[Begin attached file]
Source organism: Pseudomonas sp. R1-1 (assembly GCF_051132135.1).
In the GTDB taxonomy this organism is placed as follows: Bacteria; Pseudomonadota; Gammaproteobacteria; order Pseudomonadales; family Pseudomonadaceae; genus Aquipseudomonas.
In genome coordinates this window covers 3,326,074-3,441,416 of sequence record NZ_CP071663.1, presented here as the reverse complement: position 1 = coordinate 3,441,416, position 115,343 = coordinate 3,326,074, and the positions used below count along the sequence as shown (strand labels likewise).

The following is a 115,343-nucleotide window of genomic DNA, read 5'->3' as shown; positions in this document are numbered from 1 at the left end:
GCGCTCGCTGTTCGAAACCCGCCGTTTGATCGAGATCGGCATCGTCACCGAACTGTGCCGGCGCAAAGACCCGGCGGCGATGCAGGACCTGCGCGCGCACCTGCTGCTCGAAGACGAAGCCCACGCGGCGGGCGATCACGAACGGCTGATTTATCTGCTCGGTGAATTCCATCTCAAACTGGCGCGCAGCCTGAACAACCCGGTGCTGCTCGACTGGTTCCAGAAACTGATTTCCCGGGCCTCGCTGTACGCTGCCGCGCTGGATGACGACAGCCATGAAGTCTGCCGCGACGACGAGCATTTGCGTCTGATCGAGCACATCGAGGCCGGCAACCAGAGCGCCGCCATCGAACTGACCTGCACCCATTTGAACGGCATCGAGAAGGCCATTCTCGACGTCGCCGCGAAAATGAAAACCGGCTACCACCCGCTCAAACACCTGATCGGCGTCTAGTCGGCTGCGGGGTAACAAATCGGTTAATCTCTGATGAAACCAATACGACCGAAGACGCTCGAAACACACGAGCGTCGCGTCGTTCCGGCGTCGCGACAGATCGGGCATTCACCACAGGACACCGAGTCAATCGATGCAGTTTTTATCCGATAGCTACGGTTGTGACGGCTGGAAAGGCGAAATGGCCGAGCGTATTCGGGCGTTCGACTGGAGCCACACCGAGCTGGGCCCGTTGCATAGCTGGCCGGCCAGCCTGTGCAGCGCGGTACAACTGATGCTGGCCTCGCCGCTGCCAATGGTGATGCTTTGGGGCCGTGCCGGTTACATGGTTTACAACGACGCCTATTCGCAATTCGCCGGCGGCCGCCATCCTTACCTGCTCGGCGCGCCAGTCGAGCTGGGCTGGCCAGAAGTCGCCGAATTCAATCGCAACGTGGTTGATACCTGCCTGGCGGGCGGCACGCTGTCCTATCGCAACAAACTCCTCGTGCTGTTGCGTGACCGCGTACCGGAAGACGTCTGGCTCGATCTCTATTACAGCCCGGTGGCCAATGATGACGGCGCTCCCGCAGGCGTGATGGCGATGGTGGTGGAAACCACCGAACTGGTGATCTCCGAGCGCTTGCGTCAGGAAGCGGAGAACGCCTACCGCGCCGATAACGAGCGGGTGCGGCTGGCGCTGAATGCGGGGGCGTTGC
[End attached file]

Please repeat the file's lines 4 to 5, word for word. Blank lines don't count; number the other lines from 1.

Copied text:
The following is a 115,343-nucleotide window of genomic DNA, read 5'->3' as shown; positions in this document are numbered from 1 at the left end:
GCGCTCGCTGTTCGAAACCCGCCGTTTGATCGAGATCGGCATCGTCACCGAACTGTGCCGGCGCAAAGACCCGGCGGCGATGCAGGACCTGCGCGCGCACCTGCTGCTCGAAGACGAAGCCCACGCGGCGGGCGATCACGAACGGCTGATTTATCTGCTCGGTGAATTCCATCTCAAACTGGCGCGCAGCCTGAACAACCCGGTGCTGCTCGACTGGTTCCAGAAACTGATTTCCCGGGCCTCGCTGTACGCTGCCGCGCTGGATGACGACAGCCATGAAGTCTGCCGCGACGACGAGCATTTGCGTCTGATCGAGCACATCGAGGCCGGCAACCAGAGCGCCGCCATCGAACTGACCTGCACCCATTTGAACGGCATCGAGAAGGCCATTCTCGACGTCGCCGCGAAAATGAAAACCGGCTACCACCCGCTCAAACACCTGATCGGCGTCTAGTCGGCTGCGGGGTAACAAATCGGTTAATCTCTGATGAAACCAATACGACCGAAGACGCTCGAAACACACGAGCGTCGCGTCGTTCCGGCGTCGCGACAGATCGGGCATTCACCACAGGACACCGAGTCAATCGATGCAGTTTTTATCCGATAGCTACGGTTGTGACGGCTGGAAAGGCGAAATGGCCGAGCGTATTCGGGCGTTCGACTGGAGCCACACCGAGCTGGGCCCGTTGCATAGCTGGCCGGCCAGCCTGTGCAGCGCGGTACAACTGATGCTGGCCTCGCCGCTGCCAATGGTGATGCTTTGGGGCCGTGCCGGTTACATGGTTTACAACGACGCCTATTCGCAATTCGCCGGCGGCCGCCATCCTTACCTGCTCGGCGCGCCAGTCGAGCTGGGCTGGCCAGAAGTCGCCGAATTCAATCGCAACGTGGTTGATACCTGCCTGGCGGGCGGCACGCTGTCCTATCGCAACAAACTCCTCGTGCTGTTGCGTGACCGCGTACCGGAAGACGTCTGGCTCGATCTCTATTACAGCCCGGTGGCCAATGATGACGGCGCTCCCGCAGGCGTGATGGCGATGGTGGTGGAAACCACCGAACTGGTGATCTCCGAGCGCTTGCGTCAGGAAGCGGAGAACGCCTACCGCGCCGATAACGAGCGGGTGCGGCTGGCGCTGAATGCGGGGGCGTTGC